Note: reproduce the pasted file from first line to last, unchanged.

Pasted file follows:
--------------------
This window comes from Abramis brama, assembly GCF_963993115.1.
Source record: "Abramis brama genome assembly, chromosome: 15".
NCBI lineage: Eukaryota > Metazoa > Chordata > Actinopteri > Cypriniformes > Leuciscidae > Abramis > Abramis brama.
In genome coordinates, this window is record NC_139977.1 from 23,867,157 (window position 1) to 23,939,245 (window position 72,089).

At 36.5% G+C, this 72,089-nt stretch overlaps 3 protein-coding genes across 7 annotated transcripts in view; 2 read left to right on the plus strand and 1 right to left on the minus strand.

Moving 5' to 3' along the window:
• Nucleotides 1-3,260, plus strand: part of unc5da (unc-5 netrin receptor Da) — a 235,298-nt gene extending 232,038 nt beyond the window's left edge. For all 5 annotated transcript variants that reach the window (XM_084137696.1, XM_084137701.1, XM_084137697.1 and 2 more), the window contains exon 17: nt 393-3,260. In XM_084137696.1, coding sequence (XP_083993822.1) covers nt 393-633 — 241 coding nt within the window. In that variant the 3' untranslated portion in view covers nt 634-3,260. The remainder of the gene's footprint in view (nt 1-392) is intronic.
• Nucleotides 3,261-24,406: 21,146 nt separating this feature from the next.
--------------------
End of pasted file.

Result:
This window comes from Abramis brama, assembly GCF_963993115.1.
Source record: "Abramis brama genome assembly, chromosome: 15".
NCBI lineage: Eukaryota > Metazoa > Chordata > Actinopteri > Cypriniformes > Leuciscidae > Abramis > Abramis brama.
In genome coordinates, this window is record NC_139977.1 from 23,867,157 (window position 1) to 23,939,245 (window position 72,089).

At 36.5% G+C, this 72,089-nt stretch overlaps 3 protein-coding genes across 7 annotated transcripts in view; 2 read left to right on the plus strand and 1 right to left on the minus strand.

Moving 5' to 3' along the window:
• Nucleotides 1-3,260, plus strand: part of unc5da (unc-5 netrin receptor Da) — a 235,298-nt gene extending 232,038 nt beyond the window's left edge. For all 5 annotated transcript variants that reach the window (XM_084137696.1, XM_084137701.1, XM_084137697.1 and 2 more), the window contains exon 17: nt 393-3,260. In XM_084137696.1, coding sequence (XP_083993822.1) covers nt 393-633 — 241 coding nt within the window. In that variant the 3' untranslated portion in view covers nt 634-3,260. The remainder of the gene's footprint in view (nt 1-392) is intronic.
• Nucleotides 3,261-24,406: 21,146 nt separating this feature from the next.